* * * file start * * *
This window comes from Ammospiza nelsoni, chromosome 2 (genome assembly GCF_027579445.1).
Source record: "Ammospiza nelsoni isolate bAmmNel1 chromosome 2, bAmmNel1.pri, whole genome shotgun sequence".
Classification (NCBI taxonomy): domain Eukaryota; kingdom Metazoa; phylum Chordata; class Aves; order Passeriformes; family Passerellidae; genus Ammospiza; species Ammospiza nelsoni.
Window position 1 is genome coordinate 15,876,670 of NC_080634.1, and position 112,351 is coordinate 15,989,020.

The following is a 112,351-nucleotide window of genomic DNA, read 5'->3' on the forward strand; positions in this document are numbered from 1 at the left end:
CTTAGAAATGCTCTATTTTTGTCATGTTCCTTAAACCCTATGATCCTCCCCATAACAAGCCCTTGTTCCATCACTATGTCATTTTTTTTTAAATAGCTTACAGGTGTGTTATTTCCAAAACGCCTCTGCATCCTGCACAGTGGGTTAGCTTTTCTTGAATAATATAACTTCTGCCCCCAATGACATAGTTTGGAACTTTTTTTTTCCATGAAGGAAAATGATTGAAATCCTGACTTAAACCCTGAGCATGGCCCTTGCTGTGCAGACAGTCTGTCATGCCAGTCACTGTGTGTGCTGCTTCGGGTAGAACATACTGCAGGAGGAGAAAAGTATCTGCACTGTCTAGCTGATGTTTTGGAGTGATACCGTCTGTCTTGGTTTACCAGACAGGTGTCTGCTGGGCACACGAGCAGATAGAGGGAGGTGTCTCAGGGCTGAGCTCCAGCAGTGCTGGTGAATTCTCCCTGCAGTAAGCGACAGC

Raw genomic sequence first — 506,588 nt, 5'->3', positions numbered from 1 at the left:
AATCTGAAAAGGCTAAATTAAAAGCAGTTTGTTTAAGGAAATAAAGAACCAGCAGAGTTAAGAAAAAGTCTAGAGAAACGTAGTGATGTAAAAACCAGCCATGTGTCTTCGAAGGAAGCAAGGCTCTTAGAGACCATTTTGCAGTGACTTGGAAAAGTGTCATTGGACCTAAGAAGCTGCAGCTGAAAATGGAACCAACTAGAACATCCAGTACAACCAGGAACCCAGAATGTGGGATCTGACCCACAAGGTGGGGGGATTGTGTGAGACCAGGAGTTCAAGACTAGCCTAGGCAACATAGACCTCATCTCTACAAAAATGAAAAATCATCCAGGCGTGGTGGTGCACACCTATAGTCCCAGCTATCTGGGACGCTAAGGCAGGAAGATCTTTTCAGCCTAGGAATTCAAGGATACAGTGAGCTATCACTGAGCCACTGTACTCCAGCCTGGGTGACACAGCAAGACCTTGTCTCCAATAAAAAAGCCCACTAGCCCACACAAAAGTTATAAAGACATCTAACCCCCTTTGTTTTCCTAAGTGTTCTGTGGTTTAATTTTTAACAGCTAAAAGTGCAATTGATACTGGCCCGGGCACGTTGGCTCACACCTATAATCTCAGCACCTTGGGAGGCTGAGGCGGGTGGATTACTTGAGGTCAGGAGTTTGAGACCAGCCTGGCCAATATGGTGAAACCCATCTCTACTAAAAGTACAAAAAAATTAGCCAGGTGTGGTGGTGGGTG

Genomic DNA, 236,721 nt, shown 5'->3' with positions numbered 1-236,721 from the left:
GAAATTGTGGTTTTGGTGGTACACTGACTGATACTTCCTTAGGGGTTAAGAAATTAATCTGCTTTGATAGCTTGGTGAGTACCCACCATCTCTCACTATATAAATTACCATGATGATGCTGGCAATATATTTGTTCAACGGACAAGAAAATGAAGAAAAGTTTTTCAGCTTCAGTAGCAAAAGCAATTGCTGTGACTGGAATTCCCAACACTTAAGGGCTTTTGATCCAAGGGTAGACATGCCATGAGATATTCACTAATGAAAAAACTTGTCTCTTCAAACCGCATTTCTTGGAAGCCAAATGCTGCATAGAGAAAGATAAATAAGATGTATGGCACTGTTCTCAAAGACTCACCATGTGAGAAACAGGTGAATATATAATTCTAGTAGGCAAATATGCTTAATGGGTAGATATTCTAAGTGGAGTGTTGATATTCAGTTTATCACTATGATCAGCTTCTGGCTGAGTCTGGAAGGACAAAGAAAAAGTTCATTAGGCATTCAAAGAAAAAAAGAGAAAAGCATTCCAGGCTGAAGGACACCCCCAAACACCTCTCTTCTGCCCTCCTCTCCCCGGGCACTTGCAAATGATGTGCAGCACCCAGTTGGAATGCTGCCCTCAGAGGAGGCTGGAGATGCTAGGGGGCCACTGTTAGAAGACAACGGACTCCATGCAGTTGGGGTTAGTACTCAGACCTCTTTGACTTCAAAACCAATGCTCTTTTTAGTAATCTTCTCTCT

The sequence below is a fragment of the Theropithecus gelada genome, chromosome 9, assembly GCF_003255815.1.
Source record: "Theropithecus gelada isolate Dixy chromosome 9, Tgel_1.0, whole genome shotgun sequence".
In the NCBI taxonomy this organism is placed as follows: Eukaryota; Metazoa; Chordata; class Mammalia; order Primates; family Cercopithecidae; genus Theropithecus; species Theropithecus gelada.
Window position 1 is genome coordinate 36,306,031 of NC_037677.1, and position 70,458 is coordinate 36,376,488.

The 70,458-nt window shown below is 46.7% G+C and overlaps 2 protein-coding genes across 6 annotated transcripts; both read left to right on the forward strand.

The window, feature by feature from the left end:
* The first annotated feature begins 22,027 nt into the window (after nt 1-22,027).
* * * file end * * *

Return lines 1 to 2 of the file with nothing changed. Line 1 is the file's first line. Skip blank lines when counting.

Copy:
This window comes from Ammospiza nelsoni, chromosome 2 (genome assembly GCF_027579445.1).
Source record: "Ammospiza nelsoni isolate bAmmNel1 chromosome 2, bAmmNel1.pri, whole genome shotgun sequence".